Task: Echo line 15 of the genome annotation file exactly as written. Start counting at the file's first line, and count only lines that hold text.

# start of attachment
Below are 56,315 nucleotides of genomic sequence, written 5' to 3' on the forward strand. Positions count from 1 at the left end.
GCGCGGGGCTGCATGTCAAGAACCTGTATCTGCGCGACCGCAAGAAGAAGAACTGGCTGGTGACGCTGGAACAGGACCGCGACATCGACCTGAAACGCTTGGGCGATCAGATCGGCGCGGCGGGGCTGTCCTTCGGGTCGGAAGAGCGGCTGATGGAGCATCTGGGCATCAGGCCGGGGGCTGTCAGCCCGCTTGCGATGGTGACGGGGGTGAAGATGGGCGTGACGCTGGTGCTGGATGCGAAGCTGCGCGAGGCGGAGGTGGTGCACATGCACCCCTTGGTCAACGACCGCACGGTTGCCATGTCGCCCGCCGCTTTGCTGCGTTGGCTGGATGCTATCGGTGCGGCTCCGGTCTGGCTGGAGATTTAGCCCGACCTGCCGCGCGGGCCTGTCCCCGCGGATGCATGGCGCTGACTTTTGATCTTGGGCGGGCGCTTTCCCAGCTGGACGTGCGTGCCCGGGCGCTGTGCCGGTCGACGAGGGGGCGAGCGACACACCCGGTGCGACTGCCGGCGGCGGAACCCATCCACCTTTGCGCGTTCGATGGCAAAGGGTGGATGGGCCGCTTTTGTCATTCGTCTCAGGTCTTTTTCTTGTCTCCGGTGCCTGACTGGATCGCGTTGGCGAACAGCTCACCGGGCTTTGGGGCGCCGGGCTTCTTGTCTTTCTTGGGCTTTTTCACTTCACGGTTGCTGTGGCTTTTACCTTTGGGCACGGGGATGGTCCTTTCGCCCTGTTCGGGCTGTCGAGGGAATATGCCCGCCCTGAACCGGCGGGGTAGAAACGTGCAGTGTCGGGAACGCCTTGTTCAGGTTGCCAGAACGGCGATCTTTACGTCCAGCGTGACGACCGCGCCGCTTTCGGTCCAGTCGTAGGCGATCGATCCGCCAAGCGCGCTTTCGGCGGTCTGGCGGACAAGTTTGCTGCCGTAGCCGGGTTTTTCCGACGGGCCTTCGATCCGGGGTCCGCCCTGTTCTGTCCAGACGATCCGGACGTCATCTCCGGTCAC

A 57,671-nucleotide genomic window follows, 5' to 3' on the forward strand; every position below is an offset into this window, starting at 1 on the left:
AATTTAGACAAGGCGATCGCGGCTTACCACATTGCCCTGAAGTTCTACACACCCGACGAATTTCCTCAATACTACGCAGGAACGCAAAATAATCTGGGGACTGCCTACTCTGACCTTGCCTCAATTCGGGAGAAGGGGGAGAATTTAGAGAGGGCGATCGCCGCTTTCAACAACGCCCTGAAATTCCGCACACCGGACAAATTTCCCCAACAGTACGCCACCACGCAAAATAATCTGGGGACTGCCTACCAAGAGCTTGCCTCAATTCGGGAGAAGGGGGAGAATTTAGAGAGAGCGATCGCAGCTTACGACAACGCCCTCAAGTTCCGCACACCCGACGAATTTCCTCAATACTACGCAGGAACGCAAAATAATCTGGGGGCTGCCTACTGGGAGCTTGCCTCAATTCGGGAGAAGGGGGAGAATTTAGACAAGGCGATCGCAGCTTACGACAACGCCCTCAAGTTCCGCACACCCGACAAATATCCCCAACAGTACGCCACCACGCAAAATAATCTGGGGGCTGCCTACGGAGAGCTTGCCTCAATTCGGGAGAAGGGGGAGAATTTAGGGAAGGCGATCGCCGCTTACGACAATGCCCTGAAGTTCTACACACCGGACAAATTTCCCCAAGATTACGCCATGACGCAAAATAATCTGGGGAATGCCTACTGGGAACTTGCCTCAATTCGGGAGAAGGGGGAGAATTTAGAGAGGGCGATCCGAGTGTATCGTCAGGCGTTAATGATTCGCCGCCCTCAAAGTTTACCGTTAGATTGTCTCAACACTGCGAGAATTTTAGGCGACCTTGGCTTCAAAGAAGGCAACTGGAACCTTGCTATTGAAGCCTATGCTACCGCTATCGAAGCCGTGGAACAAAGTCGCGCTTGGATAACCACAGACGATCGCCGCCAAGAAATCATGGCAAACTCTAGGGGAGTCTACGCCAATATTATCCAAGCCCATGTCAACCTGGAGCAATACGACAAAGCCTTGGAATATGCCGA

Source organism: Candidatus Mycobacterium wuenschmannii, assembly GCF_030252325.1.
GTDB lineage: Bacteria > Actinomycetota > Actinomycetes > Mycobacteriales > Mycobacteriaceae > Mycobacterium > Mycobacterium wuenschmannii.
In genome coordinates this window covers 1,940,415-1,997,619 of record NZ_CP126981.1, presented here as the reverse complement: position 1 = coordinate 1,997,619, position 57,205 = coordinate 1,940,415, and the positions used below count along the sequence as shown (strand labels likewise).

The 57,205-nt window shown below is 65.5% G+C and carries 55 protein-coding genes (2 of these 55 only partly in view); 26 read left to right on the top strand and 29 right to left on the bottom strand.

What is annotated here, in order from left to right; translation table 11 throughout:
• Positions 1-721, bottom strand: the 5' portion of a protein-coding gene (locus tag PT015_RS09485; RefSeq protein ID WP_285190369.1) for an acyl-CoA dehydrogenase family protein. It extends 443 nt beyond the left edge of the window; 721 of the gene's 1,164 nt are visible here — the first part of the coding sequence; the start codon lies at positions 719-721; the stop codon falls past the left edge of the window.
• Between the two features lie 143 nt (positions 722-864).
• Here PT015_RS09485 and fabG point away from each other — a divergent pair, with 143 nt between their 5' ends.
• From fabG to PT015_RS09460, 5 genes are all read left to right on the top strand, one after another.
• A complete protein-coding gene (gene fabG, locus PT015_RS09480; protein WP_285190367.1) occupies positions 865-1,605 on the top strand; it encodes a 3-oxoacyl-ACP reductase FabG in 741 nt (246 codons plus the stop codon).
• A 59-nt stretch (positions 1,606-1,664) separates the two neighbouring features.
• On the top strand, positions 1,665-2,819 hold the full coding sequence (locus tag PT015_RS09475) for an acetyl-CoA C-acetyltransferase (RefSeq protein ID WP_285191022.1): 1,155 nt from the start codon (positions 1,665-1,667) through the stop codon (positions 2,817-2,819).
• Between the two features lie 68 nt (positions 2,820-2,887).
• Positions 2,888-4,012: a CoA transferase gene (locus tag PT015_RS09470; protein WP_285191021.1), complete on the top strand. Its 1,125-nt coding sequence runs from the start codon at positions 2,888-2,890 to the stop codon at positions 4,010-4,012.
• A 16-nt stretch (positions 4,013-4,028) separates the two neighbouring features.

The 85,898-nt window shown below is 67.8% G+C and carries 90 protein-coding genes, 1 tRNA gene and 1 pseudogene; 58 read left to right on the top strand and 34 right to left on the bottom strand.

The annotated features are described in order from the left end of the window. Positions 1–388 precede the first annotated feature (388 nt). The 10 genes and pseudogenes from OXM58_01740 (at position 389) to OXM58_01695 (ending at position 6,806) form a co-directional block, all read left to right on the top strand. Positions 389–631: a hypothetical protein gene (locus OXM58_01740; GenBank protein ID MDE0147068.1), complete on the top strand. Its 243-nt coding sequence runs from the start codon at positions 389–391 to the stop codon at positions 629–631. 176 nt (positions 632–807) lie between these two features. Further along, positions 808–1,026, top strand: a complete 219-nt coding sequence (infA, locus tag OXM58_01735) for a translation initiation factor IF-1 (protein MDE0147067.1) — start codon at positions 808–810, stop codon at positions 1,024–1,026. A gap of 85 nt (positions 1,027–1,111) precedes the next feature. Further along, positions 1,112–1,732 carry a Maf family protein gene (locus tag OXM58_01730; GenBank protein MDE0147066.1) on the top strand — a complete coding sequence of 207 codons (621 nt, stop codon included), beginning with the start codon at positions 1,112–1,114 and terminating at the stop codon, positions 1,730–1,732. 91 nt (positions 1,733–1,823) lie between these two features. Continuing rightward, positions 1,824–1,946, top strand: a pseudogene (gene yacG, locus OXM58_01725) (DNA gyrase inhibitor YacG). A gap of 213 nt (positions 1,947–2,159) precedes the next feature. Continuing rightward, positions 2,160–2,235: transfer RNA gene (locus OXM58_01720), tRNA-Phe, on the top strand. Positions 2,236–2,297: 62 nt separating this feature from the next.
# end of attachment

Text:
• A 59-nt stretch (positions 1,606-1,664) separates the two neighbouring features.